Monday, February 27, 2006

New York Comic Con...DISASTER!!

I hated the New York Comic Convention this past weekend.

Absolutely hated it.

I had high hopes for the show. I really would love to have a quality convention once a year within a few hours of home. It would be much more convenient and much less expensive than the airfare and a hotel room in San Diego, Chicago et al.

This show though...this show sucked.

I arrived at the Javitz Center around 4:00 on Friday afternoon to get my badge and walk the floor for a bit to get the lay of the land. There were a couple of impressive lines of people waiting to pick up their badges or register, depending on the line they happened to be standing in. As a professional appearing at the show, I'm accustomed to being able to find the professional booth, show my ID, and get my credentials with no fuss or no muss. Not so at the NYCC, where after asking around I quickly learned that professionals had been grouped in with online preregistrations. Annoyed, I waited in line for over an hour for a badge that at any other show in the world would have taken no more than five minutes to obtain.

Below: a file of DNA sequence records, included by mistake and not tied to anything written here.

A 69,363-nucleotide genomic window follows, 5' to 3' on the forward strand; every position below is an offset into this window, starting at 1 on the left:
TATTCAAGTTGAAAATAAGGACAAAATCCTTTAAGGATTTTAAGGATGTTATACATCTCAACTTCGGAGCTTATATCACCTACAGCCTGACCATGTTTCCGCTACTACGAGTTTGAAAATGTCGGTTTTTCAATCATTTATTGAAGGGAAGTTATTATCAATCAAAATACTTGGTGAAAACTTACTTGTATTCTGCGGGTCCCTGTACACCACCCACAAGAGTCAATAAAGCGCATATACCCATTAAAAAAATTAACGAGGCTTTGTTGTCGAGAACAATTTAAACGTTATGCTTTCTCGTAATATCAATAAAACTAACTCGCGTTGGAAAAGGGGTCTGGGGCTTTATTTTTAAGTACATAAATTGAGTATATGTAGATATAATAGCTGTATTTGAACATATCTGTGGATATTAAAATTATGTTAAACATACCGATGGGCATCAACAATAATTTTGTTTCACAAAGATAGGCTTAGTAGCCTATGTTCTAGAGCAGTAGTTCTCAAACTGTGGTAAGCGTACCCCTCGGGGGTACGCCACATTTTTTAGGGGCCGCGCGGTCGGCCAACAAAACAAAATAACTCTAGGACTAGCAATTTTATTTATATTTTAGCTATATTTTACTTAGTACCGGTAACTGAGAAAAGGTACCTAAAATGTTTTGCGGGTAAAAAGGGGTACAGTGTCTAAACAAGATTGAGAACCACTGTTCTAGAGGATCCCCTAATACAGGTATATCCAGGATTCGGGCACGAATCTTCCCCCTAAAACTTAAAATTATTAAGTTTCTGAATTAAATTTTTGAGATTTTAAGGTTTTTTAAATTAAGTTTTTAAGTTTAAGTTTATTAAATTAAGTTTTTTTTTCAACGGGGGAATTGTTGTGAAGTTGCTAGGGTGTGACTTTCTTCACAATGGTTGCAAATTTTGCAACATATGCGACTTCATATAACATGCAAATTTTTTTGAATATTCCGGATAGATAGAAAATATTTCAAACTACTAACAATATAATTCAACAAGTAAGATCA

Note to the convention staff: A great part of the reason people come to these shows is to meet the professional writers and artists. Most of us don't get paid to appear at your show, we do it as a way to network with other professionals and, more importantly, to provide a thank you to fans for shelling out their money for our work. You might want to put a little more thought into making our presence feel a little more appreciated. You are making money off of us, after all.